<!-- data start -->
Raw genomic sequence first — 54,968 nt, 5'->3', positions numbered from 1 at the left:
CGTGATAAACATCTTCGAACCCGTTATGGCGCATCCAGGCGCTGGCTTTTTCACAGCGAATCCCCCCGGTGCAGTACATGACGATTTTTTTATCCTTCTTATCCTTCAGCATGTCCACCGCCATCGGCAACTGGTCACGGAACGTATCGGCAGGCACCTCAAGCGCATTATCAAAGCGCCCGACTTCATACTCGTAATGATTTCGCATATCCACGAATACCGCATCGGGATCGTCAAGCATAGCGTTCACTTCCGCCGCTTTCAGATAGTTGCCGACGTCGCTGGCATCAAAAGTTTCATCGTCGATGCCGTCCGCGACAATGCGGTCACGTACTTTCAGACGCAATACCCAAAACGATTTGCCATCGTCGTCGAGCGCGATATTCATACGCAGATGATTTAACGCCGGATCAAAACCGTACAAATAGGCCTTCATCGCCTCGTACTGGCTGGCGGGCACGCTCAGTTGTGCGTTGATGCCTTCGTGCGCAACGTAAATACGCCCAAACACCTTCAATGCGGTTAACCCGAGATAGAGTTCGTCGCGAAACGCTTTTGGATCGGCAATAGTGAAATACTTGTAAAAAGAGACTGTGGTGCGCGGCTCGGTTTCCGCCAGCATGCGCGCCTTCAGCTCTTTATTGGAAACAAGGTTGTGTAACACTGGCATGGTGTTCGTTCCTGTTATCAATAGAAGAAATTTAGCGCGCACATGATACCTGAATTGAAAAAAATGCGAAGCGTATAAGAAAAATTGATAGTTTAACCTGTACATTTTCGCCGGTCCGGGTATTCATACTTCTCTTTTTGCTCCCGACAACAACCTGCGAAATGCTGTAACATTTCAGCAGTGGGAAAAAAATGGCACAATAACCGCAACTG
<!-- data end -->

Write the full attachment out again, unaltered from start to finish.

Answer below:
Raw genomic sequence first — 54,968 nt, 5'->3', positions numbered from 1 at the left:
CGTGATAAACATCTTCGAACCCGTTATGGCGCATCCAGGCGCTGGCTTTTTCACAGCGAATCCCCCCGGTGCAGTACATGACGATTTTTTTATCCTTCTTATCCTTCAGCATGTCCACCGCCATCGGCAACTGGTCACGGAACGTATCGGCAGGCACCTCAAGCGCATTATCAAAGCGCCCGACTTCATACTCGTAATGATTTCGCATATCCACGAATACCGCATCGGGATCGTCAAGCATAGCGTTCACTTCCGCCGCTTTCAGATAGTTGCCGACGTCGCTGGCATCAAAAGTTTCATCGTCGATGCCGTCCGCGACAATGCGGTCACGTACTTTCAGACGCAATACCCAAAACGATTTGCCATCGTCGTCGAGCGCGATATTCATACGCAGATGATTTAACGCCGGATCAAAACCGTACAAATAGGCCTTCATCGCCTCGTACTGGCTGGCGGGCACGCTCAGTTGTGCGTTGATGCCTTCGTGCGCAACGTAAATACGCCCAAACACCTTCAATGCGGTTAACCCGAGATAGAGTTCGTCGCGAAACGCTTTTGGATCGGCAATAGTGAAATACTTGTAAAAAGAGACTGTGGTGCGCGGCTCGGTTTCCGCCAGCATGCGCGCCTTCAGCTCTTTATTGGAAACAAGGTTGTGTAACACTGGCATGGTGTTCGTTCCTGTTATCAATAGAAGAAATTTAGCGCGCACATGATACCTGAATTGAAAAAAATGCGAAGCGTATAAGAAAAATTGATAGTTTAACCTGTACATTTTCGCCGGTCCGGGTATTCATACTTCTCTTTTTGCTCCCGACAACAACCTGCGAAATGCTGTAACATTTCAGCAGTGGGAAAAAAATGGCACAATAACCGCAACTG